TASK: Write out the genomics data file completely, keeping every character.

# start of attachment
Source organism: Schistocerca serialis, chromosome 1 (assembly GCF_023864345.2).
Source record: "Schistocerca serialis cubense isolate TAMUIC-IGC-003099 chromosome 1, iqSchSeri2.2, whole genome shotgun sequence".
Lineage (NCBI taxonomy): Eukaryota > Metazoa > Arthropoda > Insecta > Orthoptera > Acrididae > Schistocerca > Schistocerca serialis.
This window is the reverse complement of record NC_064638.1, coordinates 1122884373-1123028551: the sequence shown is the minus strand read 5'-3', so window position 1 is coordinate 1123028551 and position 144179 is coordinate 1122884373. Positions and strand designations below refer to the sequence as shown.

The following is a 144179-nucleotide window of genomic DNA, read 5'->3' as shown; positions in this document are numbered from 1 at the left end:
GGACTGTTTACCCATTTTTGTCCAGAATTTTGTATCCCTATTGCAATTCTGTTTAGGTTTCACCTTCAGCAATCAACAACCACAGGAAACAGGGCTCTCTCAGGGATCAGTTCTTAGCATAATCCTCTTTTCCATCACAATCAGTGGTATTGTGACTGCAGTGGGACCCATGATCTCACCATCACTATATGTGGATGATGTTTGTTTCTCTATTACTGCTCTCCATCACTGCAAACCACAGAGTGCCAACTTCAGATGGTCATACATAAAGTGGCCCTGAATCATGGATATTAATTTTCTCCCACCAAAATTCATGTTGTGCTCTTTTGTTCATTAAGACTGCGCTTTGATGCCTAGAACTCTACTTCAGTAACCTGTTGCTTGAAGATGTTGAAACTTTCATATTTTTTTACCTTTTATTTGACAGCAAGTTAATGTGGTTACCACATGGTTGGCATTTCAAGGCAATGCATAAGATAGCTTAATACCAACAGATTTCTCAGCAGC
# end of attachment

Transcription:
Source organism: Schistocerca serialis, chromosome 1 (assembly GCF_023864345.2).
Source record: "Schistocerca serialis cubense isolate TAMUIC-IGC-003099 chromosome 1, iqSchSeri2.2, whole genome shotgun sequence".
Lineage (NCBI taxonomy): Eukaryota > Metazoa > Arthropoda > Insecta > Orthoptera > Acrididae > Schistocerca > Schistocerca serialis.
This window is the reverse complement of record NC_064638.1, coordinates 1122884373-1123028551: the sequence shown is the minus strand read 5'-3', so window position 1 is coordinate 1123028551 and position 144179 is coordinate 1122884373. Positions and strand designations below refer to the sequence as shown.

The following is a 144179-nucleotide window of genomic DNA, read 5'->3' as shown; positions in this document are numbered from 1 at the left end:
GGACTGTTTACCCATTTTTGTCCAGAATTTTGTATCCCTATTGCAATTCTGTTTAGGTTTCACCTTCAGCAATCAACAACCACAGGAAACAGGGCTCTCTCAGGGATCAGTTCTTAGCATAATCCTCTTTTCCATCACAATCAGTGGTATTGTGACTGCAGTGGGACCCATGATCTCACCATCACTATATGTGGATGATGTTTGTTTCTCTATTACTGCTCTCCATCACTGCAAACCACAGAGTGCCAACTTCAGATGGTCATACATAAAGTGGCCCTGAATCATGGATATTAATTTTCTCCCACCAAAATTCATGTTGTGCTCTTTTGTTCATTAAGACTGCGCTTTGATGCCTAGAACTCTACTTCAGTAACCTGTTGCTTGAAGATGTTGAAACTTTCATATTTTTTTACCTTTTATTTGACAGCAAGTTAATGTGGTTACCACATGGTTGGCATTTCAAGGCAATGCATAAGATAGCTTAATACCAACAGATTTCTCAGCAGC